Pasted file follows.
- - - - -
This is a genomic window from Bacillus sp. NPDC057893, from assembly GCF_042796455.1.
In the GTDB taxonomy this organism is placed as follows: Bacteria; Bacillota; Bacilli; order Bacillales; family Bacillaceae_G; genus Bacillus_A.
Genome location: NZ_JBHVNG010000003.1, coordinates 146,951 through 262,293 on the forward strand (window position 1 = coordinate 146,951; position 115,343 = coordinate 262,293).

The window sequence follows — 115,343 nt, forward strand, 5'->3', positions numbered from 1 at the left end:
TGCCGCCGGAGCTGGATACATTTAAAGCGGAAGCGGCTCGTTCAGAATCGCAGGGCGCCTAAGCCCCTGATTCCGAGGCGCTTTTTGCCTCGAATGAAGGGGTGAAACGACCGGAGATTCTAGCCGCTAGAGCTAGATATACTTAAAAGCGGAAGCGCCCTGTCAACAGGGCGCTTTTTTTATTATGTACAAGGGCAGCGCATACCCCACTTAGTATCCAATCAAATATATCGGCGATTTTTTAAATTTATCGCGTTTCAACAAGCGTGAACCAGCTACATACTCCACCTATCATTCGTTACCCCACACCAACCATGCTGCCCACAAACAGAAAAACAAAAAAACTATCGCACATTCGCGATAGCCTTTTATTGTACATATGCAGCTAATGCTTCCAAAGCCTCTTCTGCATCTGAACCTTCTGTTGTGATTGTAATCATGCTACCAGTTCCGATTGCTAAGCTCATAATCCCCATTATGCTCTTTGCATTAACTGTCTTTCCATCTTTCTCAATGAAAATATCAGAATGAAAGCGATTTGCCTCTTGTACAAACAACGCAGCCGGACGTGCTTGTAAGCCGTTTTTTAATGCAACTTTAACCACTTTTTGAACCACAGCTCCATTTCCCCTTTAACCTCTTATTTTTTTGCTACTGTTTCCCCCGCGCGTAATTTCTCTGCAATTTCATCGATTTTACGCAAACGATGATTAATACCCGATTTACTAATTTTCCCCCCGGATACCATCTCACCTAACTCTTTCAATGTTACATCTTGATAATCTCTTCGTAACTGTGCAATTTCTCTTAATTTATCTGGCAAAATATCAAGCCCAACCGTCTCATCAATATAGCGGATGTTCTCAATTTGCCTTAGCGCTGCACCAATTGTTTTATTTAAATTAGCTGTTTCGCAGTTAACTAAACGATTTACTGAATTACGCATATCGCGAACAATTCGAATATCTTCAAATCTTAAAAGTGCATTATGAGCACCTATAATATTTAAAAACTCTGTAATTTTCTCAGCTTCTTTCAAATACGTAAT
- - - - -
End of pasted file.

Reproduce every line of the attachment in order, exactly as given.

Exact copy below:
This is a genomic window from Bacillus sp. NPDC057893, from assembly GCF_042796455.1.
In the GTDB taxonomy this organism is placed as follows: Bacteria; Bacillota; Bacilli; order Bacillales; family Bacillaceae_G; genus Bacillus_A.
Genome location: NZ_JBHVNG010000003.1, coordinates 146,951 through 262,293 on the forward strand (window position 1 = coordinate 146,951; position 115,343 = coordinate 262,293).

The window sequence follows — 115,343 nt, forward strand, 5'->3', positions numbered from 1 at the left end:
TGCCGCCGGAGCTGGATACATTTAAAGCGGAAGCGGCTCGTTCAGAATCGCAGGGCGCCTAAGCCCCTGATTCCGAGGCGCTTTTTGCCTCGAATGAAGGGGTGAAACGACCGGAGATTCTAGCCGCTAGAGCTAGATATACTTAAAAGCGGAAGCGCCCTGTCAACAGGGCGCTTTTTTTATTATGTACAAGGGCAGCGCATACCCCACTTAGTATCCAATCAAATATATCGGCGATTTTTTAAATTTATCGCGTTTCAACAAGCGTGAACCAGCTACATACTCCACCTATCATTCGTTACCCCACACCAACCATGCTGCCCACAAACAGAAAAACAAAAAAACTATCGCACATTCGCGATAGCCTTTTATTGTACATATGCAGCTAATGCTTCCAAAGCCTCTTCTGCATCTGAACCTTCTGTTGTGATTGTAATCATGCTACCAGTTCCGATTGCTAAGCTCATAATCCCCATTATGCTCTTTGCATTAACTGTCTTTCCATCTTTCTCAATGAAAATATCAGAATGAAAGCGATTTGCCTCTTGTACAAACAACGCAGCCGGACGTGCTTGTAAGCCGTTTTTTAATGCAACTTTAACCACTTTTTGAACCACAGCTCCATTTCCCCTTTAACCTCTTATTTTTTTGCTACTGTTTCCCCCGCGCGTAATTTCTCTGCAATTTCATCGATTTTACGCAAACGATGATTAATACCCGATTTACTAATTTTCCCCCCGGATACCATCTCACCTAACTCTTTCAATGTTACATCTTGATAATCTCTTCGTAACTGTGCAATTTCTCTTAATTTATCTGGCAAAATATCAAGCCCAACCGTCTCATCAATATAGCGGATGTTCTCAATTTGCCTTAGCGCTGCACCAATTGTTTTATTTAAATTAGCTGTTTCGCAGTTAACTAAACGATTTACTGAATTACGCATATCGCGAACAATTCGAATATCTTCAAATCTTAAAAGTGCATTATGAGCACCTATAATATTTAAAAACTCTGTAATTTTCTCAGCTTCTTTCAAATACGTAAT